Fined $1,000 for operating her business in accordance with her Christian values, florist Barronelle Stutzman recently elaborated on how the experience has changed her life. Expressions of support and financial donations from fellow Christians and First Amendment advocates have not eclipsed the wave of vitriol she has endured since declining a request to provide floral arrangements for a gay wedding.
She said threatening messages continued even after the recent court ruling against her:
It became apparent to me that they want to destroy us and our religious beliefs – eliminate us, so that they can pretend these beliefs never existed, despite the fact that they have existed across centuries, races and cultures. Who are the real bigots here?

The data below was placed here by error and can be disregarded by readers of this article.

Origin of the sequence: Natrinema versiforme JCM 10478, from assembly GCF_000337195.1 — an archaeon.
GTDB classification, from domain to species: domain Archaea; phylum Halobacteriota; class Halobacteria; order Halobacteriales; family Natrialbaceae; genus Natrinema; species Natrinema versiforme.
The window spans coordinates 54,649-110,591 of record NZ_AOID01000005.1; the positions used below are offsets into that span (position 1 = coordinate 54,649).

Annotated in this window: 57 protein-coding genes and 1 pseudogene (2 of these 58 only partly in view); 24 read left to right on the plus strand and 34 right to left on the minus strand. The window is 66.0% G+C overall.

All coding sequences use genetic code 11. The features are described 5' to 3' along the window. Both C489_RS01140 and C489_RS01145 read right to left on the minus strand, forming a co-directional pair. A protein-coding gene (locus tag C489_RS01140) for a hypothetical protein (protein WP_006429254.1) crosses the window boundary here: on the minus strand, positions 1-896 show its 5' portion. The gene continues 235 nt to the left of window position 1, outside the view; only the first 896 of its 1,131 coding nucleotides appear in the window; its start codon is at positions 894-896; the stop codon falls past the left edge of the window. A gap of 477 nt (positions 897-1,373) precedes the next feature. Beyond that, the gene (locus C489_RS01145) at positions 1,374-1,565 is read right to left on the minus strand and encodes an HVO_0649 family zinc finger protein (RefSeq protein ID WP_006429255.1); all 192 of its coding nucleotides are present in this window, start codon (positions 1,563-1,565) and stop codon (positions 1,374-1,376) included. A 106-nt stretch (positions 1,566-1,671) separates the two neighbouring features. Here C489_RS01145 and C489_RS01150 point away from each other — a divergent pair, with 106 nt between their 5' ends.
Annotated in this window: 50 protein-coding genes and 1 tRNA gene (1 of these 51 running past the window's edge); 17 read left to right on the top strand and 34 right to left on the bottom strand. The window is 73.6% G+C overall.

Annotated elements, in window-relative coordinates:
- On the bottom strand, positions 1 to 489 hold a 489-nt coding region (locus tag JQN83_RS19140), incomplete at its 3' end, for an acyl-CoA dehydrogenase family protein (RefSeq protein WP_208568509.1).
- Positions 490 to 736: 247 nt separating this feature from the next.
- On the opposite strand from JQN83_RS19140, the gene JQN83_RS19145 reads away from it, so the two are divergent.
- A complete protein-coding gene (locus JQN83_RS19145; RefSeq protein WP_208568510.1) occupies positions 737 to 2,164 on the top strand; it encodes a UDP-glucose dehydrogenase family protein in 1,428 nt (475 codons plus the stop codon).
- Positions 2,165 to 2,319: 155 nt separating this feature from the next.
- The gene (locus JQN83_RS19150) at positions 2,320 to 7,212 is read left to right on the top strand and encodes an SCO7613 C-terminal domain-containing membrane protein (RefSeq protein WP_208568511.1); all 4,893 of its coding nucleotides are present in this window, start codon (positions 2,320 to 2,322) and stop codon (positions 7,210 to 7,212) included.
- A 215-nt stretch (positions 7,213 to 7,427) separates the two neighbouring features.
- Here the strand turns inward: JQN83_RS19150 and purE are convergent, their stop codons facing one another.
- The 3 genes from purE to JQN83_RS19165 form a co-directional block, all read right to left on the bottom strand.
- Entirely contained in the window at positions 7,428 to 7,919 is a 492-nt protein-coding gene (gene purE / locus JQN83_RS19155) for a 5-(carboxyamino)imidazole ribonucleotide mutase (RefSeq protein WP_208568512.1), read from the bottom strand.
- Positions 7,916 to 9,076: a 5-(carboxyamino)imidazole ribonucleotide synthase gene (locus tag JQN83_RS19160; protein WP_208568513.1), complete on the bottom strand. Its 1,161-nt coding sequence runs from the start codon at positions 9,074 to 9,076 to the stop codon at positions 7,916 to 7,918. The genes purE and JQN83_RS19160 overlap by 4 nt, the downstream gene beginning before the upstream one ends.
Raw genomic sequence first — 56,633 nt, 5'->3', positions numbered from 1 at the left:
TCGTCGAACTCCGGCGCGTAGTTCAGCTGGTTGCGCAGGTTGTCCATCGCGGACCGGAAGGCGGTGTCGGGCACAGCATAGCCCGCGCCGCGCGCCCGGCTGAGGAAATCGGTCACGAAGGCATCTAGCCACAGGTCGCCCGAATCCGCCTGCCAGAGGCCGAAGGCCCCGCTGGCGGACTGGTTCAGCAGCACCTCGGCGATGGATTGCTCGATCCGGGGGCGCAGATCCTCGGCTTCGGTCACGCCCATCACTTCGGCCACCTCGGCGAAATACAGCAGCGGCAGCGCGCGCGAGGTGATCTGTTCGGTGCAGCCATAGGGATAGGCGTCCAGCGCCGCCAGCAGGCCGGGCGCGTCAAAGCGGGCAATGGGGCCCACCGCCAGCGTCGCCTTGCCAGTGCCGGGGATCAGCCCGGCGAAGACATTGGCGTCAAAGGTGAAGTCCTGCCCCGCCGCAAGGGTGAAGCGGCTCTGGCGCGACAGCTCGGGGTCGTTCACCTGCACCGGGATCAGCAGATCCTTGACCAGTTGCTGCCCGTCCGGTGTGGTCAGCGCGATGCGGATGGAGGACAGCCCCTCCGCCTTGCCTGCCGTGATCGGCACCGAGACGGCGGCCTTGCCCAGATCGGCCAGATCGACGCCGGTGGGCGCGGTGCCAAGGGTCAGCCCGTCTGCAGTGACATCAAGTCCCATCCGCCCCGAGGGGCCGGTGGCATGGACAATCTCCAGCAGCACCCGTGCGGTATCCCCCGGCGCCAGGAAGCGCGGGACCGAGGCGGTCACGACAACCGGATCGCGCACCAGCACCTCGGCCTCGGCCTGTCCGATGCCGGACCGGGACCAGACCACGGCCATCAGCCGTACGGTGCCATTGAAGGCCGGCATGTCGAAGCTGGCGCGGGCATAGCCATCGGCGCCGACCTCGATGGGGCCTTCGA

She went on to contend that controversial religious freedom laws enacted across the U.S. have been misinterpreted as permission for business owners to discriminate.
“It’s not a law that says you can decline goods and services to those who identify as gay,” she said.
In an ideal world, Stutzman envisioned citizens of all stripes living together without tearing apart one another’s beliefs:
We all have differences, and every day we disagree with one another on some subject or another. But being able to still live peacefully with each other, despite those differences, is what true tolerance is all about.